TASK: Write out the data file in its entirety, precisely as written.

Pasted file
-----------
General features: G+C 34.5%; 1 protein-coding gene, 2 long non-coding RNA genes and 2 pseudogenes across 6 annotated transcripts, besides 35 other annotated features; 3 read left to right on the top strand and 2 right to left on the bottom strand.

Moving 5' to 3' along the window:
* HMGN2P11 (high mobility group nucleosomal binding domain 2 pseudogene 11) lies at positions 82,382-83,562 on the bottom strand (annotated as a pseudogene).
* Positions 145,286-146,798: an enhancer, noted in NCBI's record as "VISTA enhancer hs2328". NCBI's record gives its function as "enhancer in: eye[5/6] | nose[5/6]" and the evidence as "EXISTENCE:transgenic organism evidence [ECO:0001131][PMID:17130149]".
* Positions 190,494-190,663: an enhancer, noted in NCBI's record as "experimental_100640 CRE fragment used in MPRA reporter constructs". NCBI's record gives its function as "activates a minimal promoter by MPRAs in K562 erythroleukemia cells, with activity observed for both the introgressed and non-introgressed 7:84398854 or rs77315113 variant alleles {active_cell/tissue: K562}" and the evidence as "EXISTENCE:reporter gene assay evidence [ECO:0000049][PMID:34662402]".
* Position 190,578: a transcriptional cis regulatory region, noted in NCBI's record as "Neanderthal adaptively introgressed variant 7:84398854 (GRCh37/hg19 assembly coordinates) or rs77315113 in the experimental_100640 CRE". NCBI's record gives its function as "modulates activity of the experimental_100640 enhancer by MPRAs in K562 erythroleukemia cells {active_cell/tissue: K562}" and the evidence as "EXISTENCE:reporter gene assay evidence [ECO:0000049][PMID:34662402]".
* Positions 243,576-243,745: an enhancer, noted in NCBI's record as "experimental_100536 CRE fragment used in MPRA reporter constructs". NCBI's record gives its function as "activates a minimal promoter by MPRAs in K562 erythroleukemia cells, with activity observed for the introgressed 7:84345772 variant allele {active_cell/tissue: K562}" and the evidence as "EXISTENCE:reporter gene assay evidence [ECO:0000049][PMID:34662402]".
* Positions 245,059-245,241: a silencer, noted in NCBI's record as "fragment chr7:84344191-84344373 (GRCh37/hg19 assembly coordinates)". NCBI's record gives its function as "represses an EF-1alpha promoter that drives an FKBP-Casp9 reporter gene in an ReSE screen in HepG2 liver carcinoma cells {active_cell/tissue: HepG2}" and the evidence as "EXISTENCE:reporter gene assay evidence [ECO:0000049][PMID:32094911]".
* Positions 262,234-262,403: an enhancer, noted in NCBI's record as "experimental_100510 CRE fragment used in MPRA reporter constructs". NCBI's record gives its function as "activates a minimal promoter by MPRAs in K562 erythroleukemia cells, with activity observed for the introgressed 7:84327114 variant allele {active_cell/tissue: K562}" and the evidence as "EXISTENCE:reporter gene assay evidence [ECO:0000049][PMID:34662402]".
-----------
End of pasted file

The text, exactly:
General features: G+C 34.5%; 1 protein-coding gene, 2 long non-coding RNA genes and 2 pseudogenes across 6 annotated transcripts, besides 35 other annotated features; 3 read left to right on the top strand and 2 right to left on the bottom strand.

Moving 5' to 3' along the window:
* HMGN2P11 (high mobility group nucleosomal binding domain 2 pseudogene 11) lies at positions 82,382-83,562 on the bottom strand (annotated as a pseudogene).
* Positions 145,286-146,798: an enhancer, noted in NCBI's record as "VISTA enhancer hs2328". NCBI's record gives its function as "enhancer in: eye[5/6] | nose[5/6]" and the evidence as "EXISTENCE:transgenic organism evidence [ECO:0001131][PMID:17130149]".
* Positions 190,494-190,663: an enhancer, noted in NCBI's record as "experimental_100640 CRE fragment used in MPRA reporter constructs". NCBI's record gives its function as "activates a minimal promoter by MPRAs in K562 erythroleukemia cells, with activity observed for both the introgressed and non-introgressed 7:84398854 or rs77315113 variant alleles {active_cell/tissue: K562}" and the evidence as "EXISTENCE:reporter gene assay evidence [ECO:0000049][PMID:34662402]".
* Position 190,578: a transcriptional cis regulatory region, noted in NCBI's record as "Neanderthal adaptively introgressed variant 7:84398854 (GRCh37/hg19 assembly coordinates) or rs77315113 in the experimental_100640 CRE". NCBI's record gives its function as "modulates activity of the experimental_100640 enhancer by MPRAs in K562 erythroleukemia cells {active_cell/tissue: K562}" and the evidence as "EXISTENCE:reporter gene assay evidence [ECO:0000049][PMID:34662402]".
* Positions 243,576-243,745: an enhancer, noted in NCBI's record as "experimental_100536 CRE fragment used in MPRA reporter constructs". NCBI's record gives its function as "activates a minimal promoter by MPRAs in K562 erythroleukemia cells, with activity observed for the introgressed 7:84345772 variant allele {active_cell/tissue: K562}" and the evidence as "EXISTENCE:reporter gene assay evidence [ECO:0000049][PMID:34662402]".
* Positions 245,059-245,241: a silencer, noted in NCBI's record as "fragment chr7:84344191-84344373 (GRCh37/hg19 assembly coordinates)". NCBI's record gives its function as "represses an EF-1alpha promoter that drives an FKBP-Casp9 reporter gene in an ReSE screen in HepG2 liver carcinoma cells {active_cell/tissue: HepG2}" and the evidence as "EXISTENCE:reporter gene assay evidence [ECO:0000049][PMID:32094911]".
* Positions 262,234-262,403: an enhancer, noted in NCBI's record as "experimental_100510 CRE fragment used in MPRA reporter constructs". NCBI's record gives its function as "activates a minimal promoter by MPRAs in K562 erythroleukemia cells, with activity observed for the introgressed 7:84327114 variant allele {active_cell/tissue: K562}" and the evidence as "EXISTENCE:reporter gene assay evidence [ECO:0000049][PMID:34662402]".